Massachusetts Daily Collegian

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A free and responsible press serving the UMass community since 1890

Massachusetts Daily Collegian

A free and responsible press serving the UMass community since 1890

Massachusetts Daily Collegian

Understanding eating disorders with Dr. Anita Johnston

Each year, on Nov. 11, the date of their daughter Tara’s birthday, John and Maureen Sheehan hold “Run For Tara,” an event to raise money for eating disorder awareness in memory of Tara’s death from anorexia.  Money raised from this event goes towards bringing doctors to schools in order to educate students on eating disorders.

On April 14, 2010, the Sheehan’s brought Dr. Anita Johnston to the University of Massachusetts Amherst to share her specialized knowledge on eating disorders with Dr. Daniel Gerber’s Public Health class. 

After working with a student on her eating disorder thesis in the 1980s, Johnston realized there were not many places for people with eating disorders to find help. She soon after created the ‘Ai Pono Eating Disorders Program in Hawaii and joined the clinical therapy staff at the center for eating disorders in Tennessee to work with and treat those who need help. After working with and researching eating disorders, Johnston wrote the book “Eating In the Light of the Moon: How women can transform their relationships with food through myths, metaphors and storytelling.”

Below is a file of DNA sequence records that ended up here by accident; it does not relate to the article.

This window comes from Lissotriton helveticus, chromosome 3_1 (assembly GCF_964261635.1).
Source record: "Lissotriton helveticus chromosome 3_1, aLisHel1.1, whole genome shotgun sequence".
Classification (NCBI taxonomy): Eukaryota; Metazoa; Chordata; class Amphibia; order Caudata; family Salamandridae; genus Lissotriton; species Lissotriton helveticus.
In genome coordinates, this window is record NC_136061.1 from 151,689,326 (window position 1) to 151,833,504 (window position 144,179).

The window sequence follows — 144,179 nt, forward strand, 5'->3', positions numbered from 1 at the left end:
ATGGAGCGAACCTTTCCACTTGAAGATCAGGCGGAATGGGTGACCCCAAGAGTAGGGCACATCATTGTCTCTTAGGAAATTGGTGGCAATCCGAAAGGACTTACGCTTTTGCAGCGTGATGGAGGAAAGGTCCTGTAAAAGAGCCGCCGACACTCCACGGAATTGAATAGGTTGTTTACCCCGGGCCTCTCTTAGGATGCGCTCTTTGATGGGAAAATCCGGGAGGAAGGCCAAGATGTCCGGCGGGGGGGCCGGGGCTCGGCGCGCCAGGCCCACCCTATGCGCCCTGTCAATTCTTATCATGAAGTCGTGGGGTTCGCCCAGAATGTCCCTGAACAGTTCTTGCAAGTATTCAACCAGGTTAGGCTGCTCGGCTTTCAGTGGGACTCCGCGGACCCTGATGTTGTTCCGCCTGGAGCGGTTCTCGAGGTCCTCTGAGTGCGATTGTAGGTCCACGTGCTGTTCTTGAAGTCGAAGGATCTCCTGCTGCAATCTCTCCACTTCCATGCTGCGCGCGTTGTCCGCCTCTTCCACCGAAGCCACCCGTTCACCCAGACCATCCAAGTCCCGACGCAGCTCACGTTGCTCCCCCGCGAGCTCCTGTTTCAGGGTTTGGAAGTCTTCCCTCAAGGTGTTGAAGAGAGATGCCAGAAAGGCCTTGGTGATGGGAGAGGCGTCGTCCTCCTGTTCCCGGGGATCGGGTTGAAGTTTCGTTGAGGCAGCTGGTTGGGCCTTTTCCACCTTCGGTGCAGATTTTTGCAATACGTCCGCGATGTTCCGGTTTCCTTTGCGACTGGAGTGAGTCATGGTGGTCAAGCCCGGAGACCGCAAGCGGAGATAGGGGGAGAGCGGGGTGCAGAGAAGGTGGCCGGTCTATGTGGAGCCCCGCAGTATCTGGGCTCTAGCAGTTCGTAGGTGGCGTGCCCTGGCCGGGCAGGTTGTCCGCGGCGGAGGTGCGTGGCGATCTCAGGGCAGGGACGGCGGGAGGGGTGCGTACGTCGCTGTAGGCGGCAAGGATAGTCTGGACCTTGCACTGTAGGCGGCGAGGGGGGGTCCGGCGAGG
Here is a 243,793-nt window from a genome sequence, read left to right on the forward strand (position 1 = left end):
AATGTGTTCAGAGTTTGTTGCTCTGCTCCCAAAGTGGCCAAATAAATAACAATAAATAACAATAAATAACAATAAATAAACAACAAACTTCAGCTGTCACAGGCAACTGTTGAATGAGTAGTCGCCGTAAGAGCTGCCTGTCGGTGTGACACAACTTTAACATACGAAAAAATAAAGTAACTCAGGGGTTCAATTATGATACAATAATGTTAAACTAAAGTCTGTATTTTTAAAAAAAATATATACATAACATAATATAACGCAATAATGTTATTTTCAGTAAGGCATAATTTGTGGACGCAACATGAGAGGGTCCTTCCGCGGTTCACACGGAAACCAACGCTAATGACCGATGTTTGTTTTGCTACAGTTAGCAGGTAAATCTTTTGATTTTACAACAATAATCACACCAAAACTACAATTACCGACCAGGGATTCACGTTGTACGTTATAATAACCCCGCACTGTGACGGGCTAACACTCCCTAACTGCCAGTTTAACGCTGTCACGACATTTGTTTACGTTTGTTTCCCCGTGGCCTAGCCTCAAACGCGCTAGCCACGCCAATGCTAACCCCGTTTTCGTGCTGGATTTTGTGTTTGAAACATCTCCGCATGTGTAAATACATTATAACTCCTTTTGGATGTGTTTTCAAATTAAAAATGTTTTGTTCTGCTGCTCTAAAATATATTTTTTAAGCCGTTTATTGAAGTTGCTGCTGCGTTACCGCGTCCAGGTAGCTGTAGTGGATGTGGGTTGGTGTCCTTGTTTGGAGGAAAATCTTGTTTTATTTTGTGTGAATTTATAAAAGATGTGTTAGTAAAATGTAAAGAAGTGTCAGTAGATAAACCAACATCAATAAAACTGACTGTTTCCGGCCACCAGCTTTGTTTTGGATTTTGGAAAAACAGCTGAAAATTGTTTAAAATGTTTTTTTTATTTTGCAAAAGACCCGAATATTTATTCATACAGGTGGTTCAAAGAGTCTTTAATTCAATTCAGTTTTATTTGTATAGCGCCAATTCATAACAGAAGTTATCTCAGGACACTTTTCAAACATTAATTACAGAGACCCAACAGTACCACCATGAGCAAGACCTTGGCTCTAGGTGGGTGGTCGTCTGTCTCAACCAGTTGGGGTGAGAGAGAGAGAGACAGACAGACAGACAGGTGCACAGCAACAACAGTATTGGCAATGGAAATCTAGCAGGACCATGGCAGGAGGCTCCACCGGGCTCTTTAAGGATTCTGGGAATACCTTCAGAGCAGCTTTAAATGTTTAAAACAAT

Johnston stressed that people who struggle with eating disorders have an uncanny ability to find what is wrong in many situations, even when others do not notice the issue.  This translates to eating disorders as women begin to feel there is something wrong with their own body. Once they discover the issue may be their appearance, they begin to diet in order to fix that problem. They focus on food, fat and the number on the scale instead of listening to their bodies’ signals of when they are actually hungry and when they are not.

One metaphor Johnston used from her book to help students understand their hunger scale was that we all have two tanks: Tank A (physical hunger), and Tank B (emotional hunger).  In many cases people think they only have one tank, and will fill it completely with either food or emotion – but have not satisfied each hunger completely, or have overindulged one. Johnston stressed the importance of finding the right balance between these tanks by recognizing your physical and emotional cues. Once you realize when you are truly eating because you are satisfying hunger or emotions you can find why you overeat.  Johnston said in many cases if you are full and still want to eat sweet food, it is because you feel you are not sweet enough or there is not enough sweetness coming into your life while chocolate shows a craving for romance or sex.  When reaching for warm foods like a bowl of soup it is because there is not enough warmth surrounding you.  Crunchy and salty foods can mean unexpressed anger and spicy foods show a desire for excitement.  Johnston said if you are thinking to yourself, “I want chocolate chip cookies because they are sweet and soft and I want them to be oozy,” it means you want sweetness without frustration.  By listening to yourself and the reasons you want to continue to eat when you are full, you can recognize what suppressed emotion you may be feeling.